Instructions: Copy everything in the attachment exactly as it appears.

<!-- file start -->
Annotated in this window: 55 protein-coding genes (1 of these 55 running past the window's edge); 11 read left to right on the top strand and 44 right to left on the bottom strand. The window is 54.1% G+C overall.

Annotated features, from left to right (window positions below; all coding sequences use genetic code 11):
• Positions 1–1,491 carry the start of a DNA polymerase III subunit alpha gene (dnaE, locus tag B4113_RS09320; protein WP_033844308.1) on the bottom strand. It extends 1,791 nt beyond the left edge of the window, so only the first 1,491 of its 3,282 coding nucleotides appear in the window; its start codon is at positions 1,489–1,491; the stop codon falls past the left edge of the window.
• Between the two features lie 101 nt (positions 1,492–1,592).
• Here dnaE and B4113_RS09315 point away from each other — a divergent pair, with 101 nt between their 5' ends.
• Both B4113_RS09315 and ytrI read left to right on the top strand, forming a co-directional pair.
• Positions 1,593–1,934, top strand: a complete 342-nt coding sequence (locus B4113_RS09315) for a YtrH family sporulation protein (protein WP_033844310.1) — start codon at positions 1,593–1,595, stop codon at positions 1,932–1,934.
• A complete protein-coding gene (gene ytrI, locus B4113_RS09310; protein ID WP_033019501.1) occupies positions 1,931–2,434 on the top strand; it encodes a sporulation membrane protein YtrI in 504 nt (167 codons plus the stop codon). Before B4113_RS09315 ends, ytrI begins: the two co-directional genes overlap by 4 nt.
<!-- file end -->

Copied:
Annotated in this window: 55 protein-coding genes (1 of these 55 running past the window's edge); 11 read left to right on the top strand and 44 right to left on the bottom strand. The window is 54.1% G+C overall.

Annotated features, from left to right (window positions below; all coding sequences use genetic code 11):
• Positions 1–1,491 carry the start of a DNA polymerase III subunit alpha gene (dnaE, locus tag B4113_RS09320; protein WP_033844308.1) on the bottom strand. It extends 1,791 nt beyond the left edge of the window, so only the first 1,491 of its 3,282 coding nucleotides appear in the window; its start codon is at positions 1,489–1,491; the stop codon falls past the left edge of the window.
• Between the two features lie 101 nt (positions 1,492–1,592).
• Here dnaE and B4113_RS09315 point away from each other — a divergent pair, with 101 nt between their 5' ends.
• Both B4113_RS09315 and ytrI read left to right on the top strand, forming a co-directional pair.
• Positions 1,593–1,934, top strand: a complete 342-nt coding sequence (locus B4113_RS09315) for a YtrH family sporulation protein (protein WP_033844310.1) — start codon at positions 1,593–1,595, stop codon at positions 1,932–1,934.
• A complete protein-coding gene (gene ytrI, locus B4113_RS09310; protein ID WP_033019501.1) occupies positions 1,931–2,434 on the top strand; it encodes a sporulation membrane protein YtrI in 504 nt (167 codons plus the stop codon). Before B4113_RS09315 ends, ytrI begins: the two co-directional genes overlap by 4 nt.